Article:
See more of Interstate 5 in California and many other fine places across North America in our Highway☆ app, available on the Apple App Store and Google Play Store.
Specifically, I-87, a limited-edition American IPA made by Davidson Brothers Brewing Company in Glenn Falls, New York. Glenn Falls is a little north of Albany and just south of Lake George.
As we can see from this map, it is just east of Interstate 87, here the Adirondack Northway, so the name for the beer is not at all surprising. US 9 also goes through the town center, as does one of its myriad auxiliary routes, NY 9L, and NY 32 which like US 9 and I-87, follows the Hudson River.
As for the beer itself, it is definitely an IPA and has the characteristics one would expect, including the hoppy flavor. But it also had a bit of a sweet/caramel flavor as well. I’m by no means an official beer expert, but I quite liked it. I will have to drop by the brewery when I’m that far north in New York state again.
See more of Glenn Falls, New York and many other fine towns across North America in our Highway☆ app, available on the Apple App Store and Google Play Store.
With Pittsburgh in the news, perhaps for all the wrong reasons, we thought we would have a little fun exploring what the city has to offer.
The city is located at the convergence of the Allegheny and Monongahela Rivers, which merge to form the mighty Ohio River. This was a fact we learned young with the frequent appearances of Three Rivers Stadium on TV and the subsequent challenges to name the three rivers. For whatever reason, Allegheny was the hardest to remember.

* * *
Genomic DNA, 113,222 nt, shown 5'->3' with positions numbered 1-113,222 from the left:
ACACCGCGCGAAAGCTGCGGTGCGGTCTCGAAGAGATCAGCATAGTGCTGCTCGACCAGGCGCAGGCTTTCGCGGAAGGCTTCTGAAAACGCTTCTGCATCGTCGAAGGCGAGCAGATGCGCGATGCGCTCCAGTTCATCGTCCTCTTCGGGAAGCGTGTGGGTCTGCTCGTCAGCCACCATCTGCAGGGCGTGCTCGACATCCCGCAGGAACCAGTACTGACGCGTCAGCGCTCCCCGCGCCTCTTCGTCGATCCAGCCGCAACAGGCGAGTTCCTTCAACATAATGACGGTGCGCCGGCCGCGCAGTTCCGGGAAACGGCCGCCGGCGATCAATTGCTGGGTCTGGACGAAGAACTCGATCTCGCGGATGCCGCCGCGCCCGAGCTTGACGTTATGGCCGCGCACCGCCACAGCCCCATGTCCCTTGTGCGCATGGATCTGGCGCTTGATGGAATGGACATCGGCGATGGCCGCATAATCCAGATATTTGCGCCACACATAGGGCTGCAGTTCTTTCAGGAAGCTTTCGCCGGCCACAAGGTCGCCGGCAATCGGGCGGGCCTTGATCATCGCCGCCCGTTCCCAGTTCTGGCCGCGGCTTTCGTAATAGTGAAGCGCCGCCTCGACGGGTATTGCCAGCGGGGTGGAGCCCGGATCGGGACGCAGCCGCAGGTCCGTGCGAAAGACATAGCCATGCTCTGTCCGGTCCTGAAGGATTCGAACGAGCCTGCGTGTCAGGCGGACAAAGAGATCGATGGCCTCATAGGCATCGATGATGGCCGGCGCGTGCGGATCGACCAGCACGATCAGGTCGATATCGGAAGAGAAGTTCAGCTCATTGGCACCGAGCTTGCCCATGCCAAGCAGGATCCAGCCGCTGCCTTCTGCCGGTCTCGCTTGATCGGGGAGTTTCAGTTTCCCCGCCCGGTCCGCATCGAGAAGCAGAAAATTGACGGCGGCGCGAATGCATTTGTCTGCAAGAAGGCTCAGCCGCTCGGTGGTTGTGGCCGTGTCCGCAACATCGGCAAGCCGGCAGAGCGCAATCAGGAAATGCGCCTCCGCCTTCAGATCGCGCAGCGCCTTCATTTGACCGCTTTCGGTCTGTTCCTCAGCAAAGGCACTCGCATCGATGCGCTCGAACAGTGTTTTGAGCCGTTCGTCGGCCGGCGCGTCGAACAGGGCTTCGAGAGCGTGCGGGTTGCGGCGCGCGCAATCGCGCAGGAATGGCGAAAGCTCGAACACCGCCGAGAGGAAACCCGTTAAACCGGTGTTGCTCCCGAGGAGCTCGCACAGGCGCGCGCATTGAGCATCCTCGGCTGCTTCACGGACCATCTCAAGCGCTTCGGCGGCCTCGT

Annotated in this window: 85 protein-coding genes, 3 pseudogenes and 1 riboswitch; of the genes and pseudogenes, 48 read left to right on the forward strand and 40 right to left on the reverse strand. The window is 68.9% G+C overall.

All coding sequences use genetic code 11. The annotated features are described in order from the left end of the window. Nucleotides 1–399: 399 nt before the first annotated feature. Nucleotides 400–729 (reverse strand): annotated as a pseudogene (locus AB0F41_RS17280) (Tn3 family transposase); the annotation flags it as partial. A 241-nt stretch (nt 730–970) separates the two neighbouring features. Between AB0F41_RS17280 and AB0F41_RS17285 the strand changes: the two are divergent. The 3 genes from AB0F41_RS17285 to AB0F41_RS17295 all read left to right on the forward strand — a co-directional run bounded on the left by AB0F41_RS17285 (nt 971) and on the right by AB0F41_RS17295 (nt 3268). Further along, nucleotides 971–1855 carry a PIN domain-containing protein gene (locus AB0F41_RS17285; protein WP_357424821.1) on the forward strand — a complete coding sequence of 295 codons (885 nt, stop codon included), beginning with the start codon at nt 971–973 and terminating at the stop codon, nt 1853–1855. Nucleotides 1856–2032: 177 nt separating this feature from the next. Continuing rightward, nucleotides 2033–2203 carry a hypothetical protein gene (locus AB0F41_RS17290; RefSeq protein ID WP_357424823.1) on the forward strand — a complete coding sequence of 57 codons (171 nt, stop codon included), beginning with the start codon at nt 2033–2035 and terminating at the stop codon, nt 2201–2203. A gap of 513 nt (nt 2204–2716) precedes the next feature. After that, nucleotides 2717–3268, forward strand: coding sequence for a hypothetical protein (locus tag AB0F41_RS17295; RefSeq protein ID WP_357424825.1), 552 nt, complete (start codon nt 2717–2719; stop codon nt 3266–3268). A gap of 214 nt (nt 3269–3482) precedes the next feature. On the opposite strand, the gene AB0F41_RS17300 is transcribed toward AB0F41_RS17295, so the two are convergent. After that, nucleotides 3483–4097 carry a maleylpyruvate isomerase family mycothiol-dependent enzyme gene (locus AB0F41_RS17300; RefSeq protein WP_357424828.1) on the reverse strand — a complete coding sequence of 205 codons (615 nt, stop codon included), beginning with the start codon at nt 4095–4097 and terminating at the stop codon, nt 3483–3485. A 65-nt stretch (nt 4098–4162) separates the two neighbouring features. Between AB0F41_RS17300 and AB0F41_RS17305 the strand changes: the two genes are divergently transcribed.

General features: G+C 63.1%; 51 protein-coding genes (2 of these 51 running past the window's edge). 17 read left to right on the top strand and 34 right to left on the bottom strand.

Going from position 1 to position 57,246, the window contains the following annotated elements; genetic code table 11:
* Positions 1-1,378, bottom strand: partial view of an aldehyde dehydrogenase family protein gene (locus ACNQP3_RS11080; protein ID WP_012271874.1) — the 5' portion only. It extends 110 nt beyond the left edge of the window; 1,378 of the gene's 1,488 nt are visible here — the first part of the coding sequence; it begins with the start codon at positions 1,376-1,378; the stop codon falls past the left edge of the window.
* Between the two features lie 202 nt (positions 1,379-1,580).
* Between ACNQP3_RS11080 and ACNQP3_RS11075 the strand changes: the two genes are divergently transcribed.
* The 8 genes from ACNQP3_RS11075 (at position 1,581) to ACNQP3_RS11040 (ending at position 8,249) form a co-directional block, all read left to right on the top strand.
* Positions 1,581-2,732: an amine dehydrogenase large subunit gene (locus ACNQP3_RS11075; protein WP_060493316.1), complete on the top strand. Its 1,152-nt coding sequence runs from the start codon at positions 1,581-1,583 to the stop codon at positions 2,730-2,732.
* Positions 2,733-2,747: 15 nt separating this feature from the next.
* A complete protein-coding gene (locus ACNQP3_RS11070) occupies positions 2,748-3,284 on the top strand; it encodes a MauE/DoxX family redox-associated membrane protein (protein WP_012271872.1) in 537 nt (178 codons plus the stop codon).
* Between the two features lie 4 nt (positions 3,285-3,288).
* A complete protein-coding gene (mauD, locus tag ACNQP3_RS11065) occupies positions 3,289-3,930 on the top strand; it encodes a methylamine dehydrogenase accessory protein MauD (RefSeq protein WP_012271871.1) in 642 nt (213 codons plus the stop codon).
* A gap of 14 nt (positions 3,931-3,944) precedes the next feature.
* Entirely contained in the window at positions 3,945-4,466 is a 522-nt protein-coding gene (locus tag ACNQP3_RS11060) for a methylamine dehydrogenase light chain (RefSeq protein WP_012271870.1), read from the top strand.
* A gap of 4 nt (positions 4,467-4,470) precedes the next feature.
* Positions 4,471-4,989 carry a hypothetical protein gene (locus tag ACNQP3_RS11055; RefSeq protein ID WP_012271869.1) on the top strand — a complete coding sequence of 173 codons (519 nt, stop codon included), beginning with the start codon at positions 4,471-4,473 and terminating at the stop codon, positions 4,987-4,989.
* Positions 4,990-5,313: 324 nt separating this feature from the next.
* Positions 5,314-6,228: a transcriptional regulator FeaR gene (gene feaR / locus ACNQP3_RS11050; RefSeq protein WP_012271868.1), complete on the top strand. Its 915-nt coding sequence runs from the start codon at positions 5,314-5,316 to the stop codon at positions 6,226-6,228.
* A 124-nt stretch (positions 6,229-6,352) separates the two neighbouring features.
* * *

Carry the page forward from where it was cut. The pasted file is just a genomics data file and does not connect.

The downtown is wedged between the two upper rivers and enveloped by a network of highways including I-279, I-376, I-579 and PA 28. In this early-morning photo, we are looking across the Monongahela River, with I-376 along the shore and the skyscrapers of downtown behind it. As a city of rivers, it also becomes a city of bridges.
The Pittsburgh of 2017 (even the Pittsburgh of 1997) is far distant from its industrial past as a center of steel, coal and many other manufactured materials. This history does live on in many circa-1900 houses and buildings, and the ubiquitous presence of Andrew Carnegie. Perhaps the most significant of his legacies to the city is Carnegie Mellon University. It has one of the top Computer Science departments, and one of the first Robotics departments. But the university is also a leader in combining science and art. They recently became the one of the first universities to offer an integrated practice in robots and performing arts; and I have collaborated with professors and students in computer music, including Roger Dannenburg, whose work on managing time in computer-music systems influenced my own research on the topic. CMU is located far to the east of downtown.